After reading Sawyer’s stellar article about the mindset of pro players I decided it was my turn to dive into my psyche regarding my latest climb in Gwent, Season of Mahakam, and why I decided to do it.
I’ve always been a particularly competitive person, whether that’s been sports, video games, school or otherwise. I used to play paper card games at a highly competitive level but lost some of that interest when Collectible Card Games went digital. That was when I picked up Hearthstone. The game was immense, the tournament scene complicated and grinding up the ladder was good enough for me.
To give you a bit more context, I started streaming with Hearthstone and played that for a couple months before my friend Flake convinced me to dust off my closed beta collection of Gwent and give the game a shot again. I relearned the game on stream, chat was amazing in coaching me through my first run to pro and beyond.
Herein lies the problem, what developed in my mind was that I was the “new Gwent streamer/player” and that mindset bled into my gameplay. I acted in a way where I did not have confidence in myself or my ability to play the game. A lot of the time I would start a game, play my way, have chat suggest a different line and take their advice, simply because I wasn’t sure of myself. The problem? I end up playing half the game my way and half the game chats way with disastrous results.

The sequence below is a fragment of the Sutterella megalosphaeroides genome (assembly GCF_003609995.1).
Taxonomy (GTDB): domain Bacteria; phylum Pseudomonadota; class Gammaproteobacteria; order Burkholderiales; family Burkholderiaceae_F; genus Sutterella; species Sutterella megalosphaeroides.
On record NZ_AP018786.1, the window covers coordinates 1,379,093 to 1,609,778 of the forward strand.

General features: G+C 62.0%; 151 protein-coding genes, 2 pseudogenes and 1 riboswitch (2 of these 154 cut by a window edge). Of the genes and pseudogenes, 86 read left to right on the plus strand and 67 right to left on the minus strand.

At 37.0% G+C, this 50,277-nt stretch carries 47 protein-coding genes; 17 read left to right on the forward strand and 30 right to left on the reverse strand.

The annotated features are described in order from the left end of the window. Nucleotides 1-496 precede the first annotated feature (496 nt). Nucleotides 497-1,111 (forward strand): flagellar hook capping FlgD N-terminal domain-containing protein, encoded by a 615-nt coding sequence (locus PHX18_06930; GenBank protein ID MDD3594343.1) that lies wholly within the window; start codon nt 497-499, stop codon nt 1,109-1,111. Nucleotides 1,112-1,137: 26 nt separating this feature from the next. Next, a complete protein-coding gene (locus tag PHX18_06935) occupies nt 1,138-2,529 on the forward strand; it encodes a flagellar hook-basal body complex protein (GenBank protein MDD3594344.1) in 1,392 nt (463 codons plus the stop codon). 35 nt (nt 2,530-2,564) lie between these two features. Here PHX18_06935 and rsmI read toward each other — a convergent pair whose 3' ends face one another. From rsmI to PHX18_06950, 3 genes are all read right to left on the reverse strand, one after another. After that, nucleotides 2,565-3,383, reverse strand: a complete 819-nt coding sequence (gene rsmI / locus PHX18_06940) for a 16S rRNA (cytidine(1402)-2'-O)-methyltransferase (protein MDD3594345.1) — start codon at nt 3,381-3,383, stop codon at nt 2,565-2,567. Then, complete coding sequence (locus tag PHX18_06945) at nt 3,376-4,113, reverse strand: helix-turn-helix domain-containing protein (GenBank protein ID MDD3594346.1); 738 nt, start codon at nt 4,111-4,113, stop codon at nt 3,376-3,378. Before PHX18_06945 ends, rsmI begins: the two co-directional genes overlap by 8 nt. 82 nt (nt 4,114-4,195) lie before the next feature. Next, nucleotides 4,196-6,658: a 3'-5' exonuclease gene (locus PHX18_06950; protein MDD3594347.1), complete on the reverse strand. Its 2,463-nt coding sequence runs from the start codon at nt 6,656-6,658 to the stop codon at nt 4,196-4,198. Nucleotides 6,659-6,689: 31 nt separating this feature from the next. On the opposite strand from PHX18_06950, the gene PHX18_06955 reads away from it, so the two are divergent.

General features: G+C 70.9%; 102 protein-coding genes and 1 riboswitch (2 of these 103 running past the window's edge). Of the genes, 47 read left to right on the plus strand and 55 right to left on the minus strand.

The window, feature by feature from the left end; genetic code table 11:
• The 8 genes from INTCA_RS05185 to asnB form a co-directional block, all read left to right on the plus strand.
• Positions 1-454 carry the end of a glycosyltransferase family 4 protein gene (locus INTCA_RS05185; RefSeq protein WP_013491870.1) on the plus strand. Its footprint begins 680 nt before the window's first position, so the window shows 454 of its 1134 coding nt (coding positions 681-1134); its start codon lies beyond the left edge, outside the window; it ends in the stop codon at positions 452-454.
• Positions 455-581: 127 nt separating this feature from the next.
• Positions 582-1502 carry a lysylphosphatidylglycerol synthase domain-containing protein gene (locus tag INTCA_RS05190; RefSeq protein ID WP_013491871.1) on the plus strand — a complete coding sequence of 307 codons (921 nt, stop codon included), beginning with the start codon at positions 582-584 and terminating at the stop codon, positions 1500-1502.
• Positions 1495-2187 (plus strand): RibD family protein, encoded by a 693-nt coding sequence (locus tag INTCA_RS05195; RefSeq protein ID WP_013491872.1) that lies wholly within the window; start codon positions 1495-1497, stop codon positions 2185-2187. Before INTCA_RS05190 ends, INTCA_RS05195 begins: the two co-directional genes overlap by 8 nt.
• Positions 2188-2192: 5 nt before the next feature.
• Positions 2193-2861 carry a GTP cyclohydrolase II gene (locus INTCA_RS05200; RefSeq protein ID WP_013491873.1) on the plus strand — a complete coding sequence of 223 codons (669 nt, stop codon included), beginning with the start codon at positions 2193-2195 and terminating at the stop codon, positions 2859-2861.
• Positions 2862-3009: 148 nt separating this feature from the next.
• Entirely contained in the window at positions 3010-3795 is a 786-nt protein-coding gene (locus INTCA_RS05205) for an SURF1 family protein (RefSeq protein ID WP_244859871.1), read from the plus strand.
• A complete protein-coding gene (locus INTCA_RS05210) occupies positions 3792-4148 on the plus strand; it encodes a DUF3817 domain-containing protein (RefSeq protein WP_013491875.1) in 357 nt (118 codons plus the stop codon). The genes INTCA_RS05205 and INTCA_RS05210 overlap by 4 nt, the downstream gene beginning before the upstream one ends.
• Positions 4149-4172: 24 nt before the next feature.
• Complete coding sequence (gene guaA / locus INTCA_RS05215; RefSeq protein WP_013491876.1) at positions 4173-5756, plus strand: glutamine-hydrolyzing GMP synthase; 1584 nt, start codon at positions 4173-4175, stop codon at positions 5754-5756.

I came up with the excuse that maybe I wouldn’t be competitive. If people wanted to see high level play, they could go somewhere else and I would hit pro rank, meme around (Triple Commandos!?) and just have fun.
"I acted in a way where I did not have confidence in myself
or my ability to play the game"
However, my mindset started to change at the end of Season of the Cat (October 2020), in the most roundabout of ways. I was actually visiting Flake at the time and was trying to collect all the Halloween rewards towards the end of the season. Time was running out and I went to grinding with the deck I had the most success with, Devotion Monsters, and actually ended up running that up to 2500 MMR, something I had never accomplished before. That brought me to a new all-time high MMR, 9868, (ground breaking, I know), with the most games I’d played in any one season, 247, and putting me in the top 900 players.
To give you an idea of where my head was at, other than hitting 2500 with Monsters, I didn’t notice any of that. It was actually the manager of the BG pro team, Ian, who brought it up to me. I thought to myself, if I can accomplish that grinding in the last 3 days of the season, what can I do if I actually work at my score all season long?
Cue into the Season of the Mahakam and I was ready to go with old faithful, PF Warriors (yes, I know, how original), to make my mark on the season. Things went well, minus a co-op with Beefox who tanked my MMR a solid 50 points (thanks buddy) and I cracked 2500 with the deck not too long into the season. I toyed around with a few other decks, some of Avades NG lockdown and a ST Symbiosis deck we built on stream, both of which hit 2450 and then I went back to my Devotion Monsters list to finish my placements, coming in around 2500.
The most important thing was that I was building confidence! I finally felt good about my ability to play, even though it was all just a number and I hadn’t even cracked 10k yet.